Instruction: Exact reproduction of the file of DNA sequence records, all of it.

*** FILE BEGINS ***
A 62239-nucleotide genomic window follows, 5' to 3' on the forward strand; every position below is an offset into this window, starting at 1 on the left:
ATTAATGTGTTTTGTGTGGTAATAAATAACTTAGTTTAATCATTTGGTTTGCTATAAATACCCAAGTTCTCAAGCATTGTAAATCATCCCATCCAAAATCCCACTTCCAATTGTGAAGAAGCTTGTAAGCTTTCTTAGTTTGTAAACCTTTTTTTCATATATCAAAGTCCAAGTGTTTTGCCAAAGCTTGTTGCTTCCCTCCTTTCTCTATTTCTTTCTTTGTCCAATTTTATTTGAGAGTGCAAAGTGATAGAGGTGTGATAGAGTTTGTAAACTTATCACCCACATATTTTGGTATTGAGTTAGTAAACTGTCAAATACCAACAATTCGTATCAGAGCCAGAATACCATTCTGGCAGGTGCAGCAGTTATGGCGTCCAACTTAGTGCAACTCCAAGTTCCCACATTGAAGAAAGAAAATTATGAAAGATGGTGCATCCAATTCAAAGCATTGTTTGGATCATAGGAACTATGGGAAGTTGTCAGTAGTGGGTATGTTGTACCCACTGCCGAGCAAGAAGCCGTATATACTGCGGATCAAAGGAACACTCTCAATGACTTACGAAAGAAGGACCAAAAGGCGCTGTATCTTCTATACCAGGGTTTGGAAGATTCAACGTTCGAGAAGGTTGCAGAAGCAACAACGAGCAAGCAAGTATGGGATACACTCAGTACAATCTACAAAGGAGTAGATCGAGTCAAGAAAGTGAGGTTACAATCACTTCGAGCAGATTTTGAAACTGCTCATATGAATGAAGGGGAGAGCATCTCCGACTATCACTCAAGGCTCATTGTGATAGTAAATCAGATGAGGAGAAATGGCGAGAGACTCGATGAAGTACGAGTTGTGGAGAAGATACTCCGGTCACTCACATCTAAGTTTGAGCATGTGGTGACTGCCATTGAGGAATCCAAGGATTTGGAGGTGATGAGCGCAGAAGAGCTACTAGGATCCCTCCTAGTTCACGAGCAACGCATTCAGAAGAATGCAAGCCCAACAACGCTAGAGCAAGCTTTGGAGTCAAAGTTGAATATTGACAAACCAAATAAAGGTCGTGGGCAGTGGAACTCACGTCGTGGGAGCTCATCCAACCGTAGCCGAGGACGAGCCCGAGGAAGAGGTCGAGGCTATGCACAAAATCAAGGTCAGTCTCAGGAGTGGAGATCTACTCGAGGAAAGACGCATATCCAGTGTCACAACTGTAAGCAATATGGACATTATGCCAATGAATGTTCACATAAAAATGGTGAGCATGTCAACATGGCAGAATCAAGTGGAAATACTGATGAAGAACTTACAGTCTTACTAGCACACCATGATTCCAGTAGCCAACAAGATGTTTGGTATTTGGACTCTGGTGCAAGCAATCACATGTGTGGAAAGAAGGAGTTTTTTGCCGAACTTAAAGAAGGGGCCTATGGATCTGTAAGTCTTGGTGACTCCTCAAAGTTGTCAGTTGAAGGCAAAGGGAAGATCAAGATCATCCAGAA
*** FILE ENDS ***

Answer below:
A 62239-nucleotide genomic window follows, 5' to 3' on the forward strand; every position below is an offset into this window, starting at 1 on the left:
ATTAATGTGTTTTGTGTGGTAATAAATAACTTAGTTTAATCATTTGGTTTGCTATAAATACCCAAGTTCTCAAGCATTGTAAATCATCCCATCCAAAATCCCACTTCCAATTGTGAAGAAGCTTGTAAGCTTTCTTAGTTTGTAAACCTTTTTTTCATATATCAAAGTCCAAGTGTTTTGCCAAAGCTTGTTGCTTCCCTCCTTTCTCTATTTCTTTCTTTGTCCAATTTTATTTGAGAGTGCAAAGTGATAGAGGTGTGATAGAGTTTGTAAACTTATCACCCACATATTTTGGTATTGAGTTAGTAAACTGTCAAATACCAACAATTCGTATCAGAGCCAGAATACCATTCTGGCAGGTGCAGCAGTTATGGCGTCCAACTTAGTGCAACTCCAAGTTCCCACATTGAAGAAAGAAAATTATGAAAGATGGTGCATCCAATTCAAAGCATTGTTTGGATCATAGGAACTATGGGAAGTTGTCAGTAGTGGGTATGTTGTACCCACTGCCGAGCAAGAAGCCGTATATACTGCGGATCAAAGGAACACTCTCAATGACTTACGAAAGAAGGACCAAAAGGCGCTGTATCTTCTATACCAGGGTTTGGAAGATTCAACGTTCGAGAAGGTTGCAGAAGCAACAACGAGCAAGCAAGTATGGGATACACTCAGTACAATCTACAAAGGAGTAGATCGAGTCAAGAAAGTGAGGTTACAATCACTTCGAGCAGATTTTGAAACTGCTCATATGAATGAAGGGGAGAGCATCTCCGACTATCACTCAAGGCTCATTGTGATAGTAAATCAGATGAGGAGAAATGGCGAGAGACTCGATGAAGTACGAGTTGTGGAGAAGATACTCCGGTCACTCACATCTAAGTTTGAGCATGTGGTGACTGCCATTGAGGAATCCAAGGATTTGGAGGTGATGAGCGCAGAAGAGCTACTAGGATCCCTCCTAGTTCACGAGCAACGCATTCAGAAGAATGCAAGCCCAACAACGCTAGAGCAAGCTTTGGAGTCAAAGTTGAATATTGACAAACCAAATAAAGGTCGTGGGCAGTGGAACTCACGTCGTGGGAGCTCATCCAACCGTAGCCGAGGACGAGCCCGAGGAAGAGGTCGAGGCTATGCACAAAATCAAGGTCAGTCTCAGGAGTGGAGATCTACTCGAGGAAAGACGCATATCCAGTGTCACAACTGTAAGCAATATGGACATTATGCCAATGAATGTTCACATAAAAATGGTGAGCATGTCAACATGGCAGAATCAAGTGGAAATACTGATGAAGAACTTACAGTCTTACTAGCACACCATGATTCCAGTAGCCAACAAGATGTTTGGTATTTGGACTCTGGTGCAAGCAATCACATGTGTGGAAAGAAGGAGTTTTTTGCCGAACTTAAAGAAGGGGCCTATGGATCTGTAAGTCTTGGTGACTCCTCAAAGTTGTCAGTTGAAGGCAAAGGGAAGATCAAGATCATCCAGAA